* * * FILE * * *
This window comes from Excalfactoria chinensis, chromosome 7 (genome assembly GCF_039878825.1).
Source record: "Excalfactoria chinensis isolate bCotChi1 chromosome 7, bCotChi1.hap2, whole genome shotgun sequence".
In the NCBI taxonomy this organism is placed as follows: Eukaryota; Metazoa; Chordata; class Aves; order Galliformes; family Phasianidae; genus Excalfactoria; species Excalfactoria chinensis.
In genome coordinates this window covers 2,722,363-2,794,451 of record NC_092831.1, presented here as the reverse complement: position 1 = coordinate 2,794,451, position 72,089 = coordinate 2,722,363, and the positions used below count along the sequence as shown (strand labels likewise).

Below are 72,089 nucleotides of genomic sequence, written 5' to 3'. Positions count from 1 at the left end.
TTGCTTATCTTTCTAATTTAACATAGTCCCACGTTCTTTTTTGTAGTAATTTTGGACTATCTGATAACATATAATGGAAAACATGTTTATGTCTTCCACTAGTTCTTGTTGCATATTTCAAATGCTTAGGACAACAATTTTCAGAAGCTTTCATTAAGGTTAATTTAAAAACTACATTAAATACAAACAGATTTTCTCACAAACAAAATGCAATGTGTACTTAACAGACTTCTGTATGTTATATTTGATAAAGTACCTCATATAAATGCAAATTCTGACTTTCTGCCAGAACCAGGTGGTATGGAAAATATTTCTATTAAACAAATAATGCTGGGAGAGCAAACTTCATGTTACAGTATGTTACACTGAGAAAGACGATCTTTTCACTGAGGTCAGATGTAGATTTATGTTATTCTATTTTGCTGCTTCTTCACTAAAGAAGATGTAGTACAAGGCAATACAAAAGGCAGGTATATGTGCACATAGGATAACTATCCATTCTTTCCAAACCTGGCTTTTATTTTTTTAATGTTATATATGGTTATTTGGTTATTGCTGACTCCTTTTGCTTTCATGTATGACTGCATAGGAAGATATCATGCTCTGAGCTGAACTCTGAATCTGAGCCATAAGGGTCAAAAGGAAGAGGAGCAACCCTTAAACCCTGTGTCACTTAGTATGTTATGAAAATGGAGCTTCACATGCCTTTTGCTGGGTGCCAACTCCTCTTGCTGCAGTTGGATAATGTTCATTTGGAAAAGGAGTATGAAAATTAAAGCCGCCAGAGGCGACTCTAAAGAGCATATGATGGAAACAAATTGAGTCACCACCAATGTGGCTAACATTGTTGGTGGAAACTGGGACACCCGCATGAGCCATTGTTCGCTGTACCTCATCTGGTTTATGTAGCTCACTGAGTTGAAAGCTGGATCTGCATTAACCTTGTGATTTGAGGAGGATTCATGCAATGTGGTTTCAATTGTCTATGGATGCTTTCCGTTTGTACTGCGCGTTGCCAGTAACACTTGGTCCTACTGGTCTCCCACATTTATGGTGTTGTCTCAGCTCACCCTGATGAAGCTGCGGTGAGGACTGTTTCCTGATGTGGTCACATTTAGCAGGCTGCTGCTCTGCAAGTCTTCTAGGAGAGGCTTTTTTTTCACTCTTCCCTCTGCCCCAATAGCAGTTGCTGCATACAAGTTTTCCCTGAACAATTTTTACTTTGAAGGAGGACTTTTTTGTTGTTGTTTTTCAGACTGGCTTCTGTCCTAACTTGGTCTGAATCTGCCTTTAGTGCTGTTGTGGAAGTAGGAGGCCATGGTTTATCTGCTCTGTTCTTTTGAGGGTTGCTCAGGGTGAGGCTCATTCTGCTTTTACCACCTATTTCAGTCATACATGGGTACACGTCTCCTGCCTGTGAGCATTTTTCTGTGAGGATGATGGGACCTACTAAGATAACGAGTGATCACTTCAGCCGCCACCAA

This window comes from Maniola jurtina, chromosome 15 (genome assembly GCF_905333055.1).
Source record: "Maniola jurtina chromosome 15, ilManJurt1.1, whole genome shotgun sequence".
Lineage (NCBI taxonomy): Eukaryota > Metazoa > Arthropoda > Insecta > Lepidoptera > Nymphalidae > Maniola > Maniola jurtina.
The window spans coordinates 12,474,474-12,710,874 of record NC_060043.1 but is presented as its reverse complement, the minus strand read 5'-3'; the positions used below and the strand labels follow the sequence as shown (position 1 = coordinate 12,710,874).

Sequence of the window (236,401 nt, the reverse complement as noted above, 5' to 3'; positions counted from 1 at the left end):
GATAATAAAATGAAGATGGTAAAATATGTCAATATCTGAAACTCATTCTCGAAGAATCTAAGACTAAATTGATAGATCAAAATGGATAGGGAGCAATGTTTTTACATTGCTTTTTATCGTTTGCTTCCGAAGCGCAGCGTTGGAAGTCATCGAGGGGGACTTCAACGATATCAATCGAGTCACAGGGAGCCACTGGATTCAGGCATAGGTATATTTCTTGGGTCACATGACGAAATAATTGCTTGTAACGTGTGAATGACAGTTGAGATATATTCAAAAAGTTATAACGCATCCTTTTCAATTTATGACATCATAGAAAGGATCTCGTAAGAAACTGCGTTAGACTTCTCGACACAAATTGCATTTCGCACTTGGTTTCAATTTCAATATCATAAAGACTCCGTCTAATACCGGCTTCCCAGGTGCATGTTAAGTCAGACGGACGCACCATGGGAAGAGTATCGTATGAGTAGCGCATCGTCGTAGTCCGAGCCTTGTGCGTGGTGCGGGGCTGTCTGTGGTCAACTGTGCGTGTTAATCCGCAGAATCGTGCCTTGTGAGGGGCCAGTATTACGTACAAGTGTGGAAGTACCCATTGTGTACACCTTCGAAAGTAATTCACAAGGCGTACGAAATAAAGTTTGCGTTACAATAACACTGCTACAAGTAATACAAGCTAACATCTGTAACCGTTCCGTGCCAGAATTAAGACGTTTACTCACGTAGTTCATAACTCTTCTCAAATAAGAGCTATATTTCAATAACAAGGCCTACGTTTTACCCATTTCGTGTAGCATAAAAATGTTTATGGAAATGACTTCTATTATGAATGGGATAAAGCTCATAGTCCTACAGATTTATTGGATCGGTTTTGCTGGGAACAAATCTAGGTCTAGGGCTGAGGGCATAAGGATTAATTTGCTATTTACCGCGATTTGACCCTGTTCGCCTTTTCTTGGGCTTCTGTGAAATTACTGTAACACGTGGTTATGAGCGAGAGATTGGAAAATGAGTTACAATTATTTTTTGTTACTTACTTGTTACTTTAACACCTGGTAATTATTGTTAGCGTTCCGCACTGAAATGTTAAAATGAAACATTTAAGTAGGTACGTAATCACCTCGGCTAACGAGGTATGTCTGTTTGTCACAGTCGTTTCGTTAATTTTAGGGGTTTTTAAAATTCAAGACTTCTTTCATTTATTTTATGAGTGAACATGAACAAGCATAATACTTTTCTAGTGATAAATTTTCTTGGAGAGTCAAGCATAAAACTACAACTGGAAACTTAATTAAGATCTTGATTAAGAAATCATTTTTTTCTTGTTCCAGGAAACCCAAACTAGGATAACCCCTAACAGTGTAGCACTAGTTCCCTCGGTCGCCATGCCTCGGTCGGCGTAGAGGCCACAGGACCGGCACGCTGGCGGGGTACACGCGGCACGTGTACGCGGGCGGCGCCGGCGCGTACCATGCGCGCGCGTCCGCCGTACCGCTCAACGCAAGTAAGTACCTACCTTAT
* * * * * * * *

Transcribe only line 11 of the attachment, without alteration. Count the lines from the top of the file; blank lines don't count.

Sequence of the window (236,401 nt, the reverse complement as noted above, 5' to 3'; positions counted from 1 at the left end):